Frequently Asked Questions
- How are data collected?
- Why do you have a separate procedure for obtaining permits for crossing a road although it is done by the electrical contractor or a design firm as part of the connection works or concurrence of the design?
- Does the Getting Electricity indicator record the de jure (the law) or de facto (the practice) situation?
- What measures were added in 2015 to capture the reliability of electricity supply?
- How are new data on outages collected?
- Why is the tariff data requested for March only?
- What kind of outages are included in SAIDI and SAIFI?
- How does an economy get a score for regulatory monitoring of outages?
How are data collected?
Data are collected from the electricity distribution utility, then completed and verified by electricity regulatory agencies and independent professionals such as electrical engineers, electrical contractors and construction companies. The electricity distribution utility surveyed is the one serving the area (or areas) where warehouses are located. If there is a choice of distribution utilities, the one serving the largest number of customers is selected.
Why do you have a separate procedure for obtaining permits for crossing a road although it is done by the electrical contractor or a design firm as part of the connection works or concurrence of the design?
In some economies, respondents have stressed that the external connection works take a long time because approvals such as excavation permits have to be obtained. Also, excavation permits were identified as a major source of delays in conducting the external connection works. For this reason, by including a separate procedure on excavation permits Getting Electricity wants to illustrate the burden on the customer when the customer or the contractor has to obtain an excavation permit. Also, Getting Electricity wants to point out streamlined interactions between utility and public agencies are streamlined in the case when the utility obtains the excavation permit by recording the time and cost associated with this step but not a separate procedure.
Does the Getting Electricity indicator record the de jure (the law) or de facto (the practice) situation?
Both. Every procedure required by law or necessary in practice is included, whether it must be completed by the customer, their contractor or a third party on their behalf.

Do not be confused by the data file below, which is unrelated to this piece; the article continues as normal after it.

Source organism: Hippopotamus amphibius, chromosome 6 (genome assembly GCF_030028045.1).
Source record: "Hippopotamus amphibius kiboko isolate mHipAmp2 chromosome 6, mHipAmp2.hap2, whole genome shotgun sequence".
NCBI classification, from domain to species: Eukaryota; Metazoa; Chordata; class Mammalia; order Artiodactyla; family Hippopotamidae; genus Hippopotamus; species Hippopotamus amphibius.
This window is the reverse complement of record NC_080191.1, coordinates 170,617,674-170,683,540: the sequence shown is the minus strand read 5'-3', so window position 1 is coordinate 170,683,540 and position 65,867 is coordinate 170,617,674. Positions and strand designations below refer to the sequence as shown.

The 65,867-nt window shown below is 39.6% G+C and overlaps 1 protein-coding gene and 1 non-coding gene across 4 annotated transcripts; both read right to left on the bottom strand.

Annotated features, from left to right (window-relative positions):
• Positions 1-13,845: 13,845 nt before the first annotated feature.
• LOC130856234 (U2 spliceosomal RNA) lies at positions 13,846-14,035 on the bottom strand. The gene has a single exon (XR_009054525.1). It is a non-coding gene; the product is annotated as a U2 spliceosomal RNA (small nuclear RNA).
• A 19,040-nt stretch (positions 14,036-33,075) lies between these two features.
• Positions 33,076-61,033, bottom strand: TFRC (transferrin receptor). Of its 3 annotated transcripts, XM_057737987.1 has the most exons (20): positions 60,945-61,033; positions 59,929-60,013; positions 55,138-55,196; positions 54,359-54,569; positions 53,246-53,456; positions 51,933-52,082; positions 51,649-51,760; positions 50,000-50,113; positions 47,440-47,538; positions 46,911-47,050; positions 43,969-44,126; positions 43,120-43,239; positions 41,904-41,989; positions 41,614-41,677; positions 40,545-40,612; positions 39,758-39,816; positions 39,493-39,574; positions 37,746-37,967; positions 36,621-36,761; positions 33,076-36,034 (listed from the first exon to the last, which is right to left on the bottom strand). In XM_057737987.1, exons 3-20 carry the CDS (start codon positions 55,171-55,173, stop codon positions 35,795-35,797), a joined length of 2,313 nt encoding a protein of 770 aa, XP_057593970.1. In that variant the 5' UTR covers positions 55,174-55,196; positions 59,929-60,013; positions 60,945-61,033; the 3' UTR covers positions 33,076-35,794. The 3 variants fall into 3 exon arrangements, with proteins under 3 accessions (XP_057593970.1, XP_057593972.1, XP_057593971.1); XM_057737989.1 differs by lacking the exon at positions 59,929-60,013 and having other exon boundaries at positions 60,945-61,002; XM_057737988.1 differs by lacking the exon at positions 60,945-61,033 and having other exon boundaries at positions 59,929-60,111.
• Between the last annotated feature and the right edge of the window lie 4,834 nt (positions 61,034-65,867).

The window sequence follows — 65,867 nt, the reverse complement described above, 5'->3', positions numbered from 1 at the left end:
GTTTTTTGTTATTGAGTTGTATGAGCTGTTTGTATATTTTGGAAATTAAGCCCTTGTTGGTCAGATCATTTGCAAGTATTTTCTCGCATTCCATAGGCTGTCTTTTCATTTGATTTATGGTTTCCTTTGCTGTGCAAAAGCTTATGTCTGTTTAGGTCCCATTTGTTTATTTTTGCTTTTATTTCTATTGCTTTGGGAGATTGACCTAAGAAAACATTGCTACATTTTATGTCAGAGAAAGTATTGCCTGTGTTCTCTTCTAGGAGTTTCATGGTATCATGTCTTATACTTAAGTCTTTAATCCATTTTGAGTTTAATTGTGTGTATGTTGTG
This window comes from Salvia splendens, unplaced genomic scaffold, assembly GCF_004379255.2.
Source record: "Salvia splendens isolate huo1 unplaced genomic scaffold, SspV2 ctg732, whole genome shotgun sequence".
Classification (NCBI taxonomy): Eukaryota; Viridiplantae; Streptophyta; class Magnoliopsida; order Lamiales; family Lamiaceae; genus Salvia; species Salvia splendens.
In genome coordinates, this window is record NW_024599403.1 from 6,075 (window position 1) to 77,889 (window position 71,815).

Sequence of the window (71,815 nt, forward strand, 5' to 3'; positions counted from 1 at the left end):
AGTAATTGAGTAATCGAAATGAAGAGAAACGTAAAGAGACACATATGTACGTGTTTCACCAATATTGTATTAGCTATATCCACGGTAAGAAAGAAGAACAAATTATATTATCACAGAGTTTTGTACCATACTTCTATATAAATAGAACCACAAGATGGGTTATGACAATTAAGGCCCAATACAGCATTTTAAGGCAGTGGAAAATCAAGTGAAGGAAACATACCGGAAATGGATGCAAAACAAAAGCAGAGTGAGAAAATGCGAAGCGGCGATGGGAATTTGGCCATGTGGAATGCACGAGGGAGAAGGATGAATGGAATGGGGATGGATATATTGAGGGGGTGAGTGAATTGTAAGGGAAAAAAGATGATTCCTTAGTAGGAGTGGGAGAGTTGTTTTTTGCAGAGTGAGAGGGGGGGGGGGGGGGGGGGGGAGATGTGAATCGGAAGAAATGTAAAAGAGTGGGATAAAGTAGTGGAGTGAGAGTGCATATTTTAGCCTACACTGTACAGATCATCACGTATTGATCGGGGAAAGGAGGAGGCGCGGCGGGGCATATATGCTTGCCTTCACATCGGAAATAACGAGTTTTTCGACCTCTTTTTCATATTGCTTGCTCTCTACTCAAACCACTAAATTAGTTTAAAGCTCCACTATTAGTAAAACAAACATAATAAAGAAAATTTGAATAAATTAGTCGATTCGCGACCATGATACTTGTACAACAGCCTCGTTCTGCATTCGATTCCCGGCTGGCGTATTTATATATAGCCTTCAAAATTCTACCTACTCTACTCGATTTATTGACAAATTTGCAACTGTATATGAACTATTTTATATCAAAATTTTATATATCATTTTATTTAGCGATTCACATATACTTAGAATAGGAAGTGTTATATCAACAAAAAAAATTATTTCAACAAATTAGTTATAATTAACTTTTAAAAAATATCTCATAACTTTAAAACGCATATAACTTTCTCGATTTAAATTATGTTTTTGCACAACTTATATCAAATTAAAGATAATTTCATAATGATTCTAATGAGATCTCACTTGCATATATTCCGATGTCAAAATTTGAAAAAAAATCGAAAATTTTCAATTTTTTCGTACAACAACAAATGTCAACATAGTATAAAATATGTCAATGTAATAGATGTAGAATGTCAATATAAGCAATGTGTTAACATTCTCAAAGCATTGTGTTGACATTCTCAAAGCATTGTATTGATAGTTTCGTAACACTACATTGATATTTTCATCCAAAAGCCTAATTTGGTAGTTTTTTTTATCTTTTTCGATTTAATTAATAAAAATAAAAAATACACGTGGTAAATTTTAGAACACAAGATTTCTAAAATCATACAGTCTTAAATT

What measures were added in 2015 to capture the reliability of electricity supply?
To offer a more complete view of the electricity sector, Doing Business broadened the scope of the Getting Electricity indicator in 2015 to include two new measures: the reliability of supply and transparency of tariffs index and the price of electricity. The reliability of supply and transparency of tariffs index encompasses quantitative data on the duration and frequency of power outages as well as qualitative information on the mechanisms put in place by the utility for reporting power outages and restoring power supply; the reporting relationship between the utility and the regulator for power outages; the transparency and accessibility of tariffs; and whether the utility faces a financial deterrent aimed at limiting outages (such as a requirement to compensate customers or pay fines when outages exceed a certain cap). The price of electricity although collected for all economies, is not included in the aggregate distance to frontier score and ranking on the ease of Doing Business.
How are new data on outages collected?
Collecting data on outages can be challenging. These measures are often recorded by utility companies, and the availability and quality of the data depend on the utilities’ ability to collect the information. Cross-checking utility’s input is possible due to the latest Enterprise Surveys data, utility performance reports, and input from national regulators. Private sector is another useful local source of information regarding personal experiences of power outages in the city.
Why is the tariff data requested for March only?
Doing Business looks to collect the most up-to-date information during each data collection cycle. Since data is typically collected for the period ranging from June to May, the month of March is realistically the last month for which the team can obtain quality information. Furthermore, in some economies, especially those with distinct seasons, electricity prices may vary depending on the season and can be considerably higher during winter or summer. In order not to penalize these economies, the month of March was chosen as a compromise.
What outages are included in SAIDI and SAIFI?
All planned interruptions are included. For unplanned outages, the outage is deemed to have started from the time at which the utility was made aware of the interruption, either by phone or a system used. An outage is an event of interrupted power supply affecting more than one customer. Load-shedding is also included. Momentary power interruptions, which are commonly defined as outages lasting less than five minutes, are typically not included in the calculations of the SAIDI and SAIFI indexes. However, if the minimum outage time to compute SAIDI/SAIFI is over 5 minutes, economies are not eligible to score on the reliability of supply and transparency of tariff index.
How does an economy get a score for regulatory monitoring of outages?
An economy scores a point on the measure of regulatory monitoring of outages if an independent regulatory body, that is a separate entity from the utility, monitors data about power outages, either through real-time monitoring or through periodic reviews.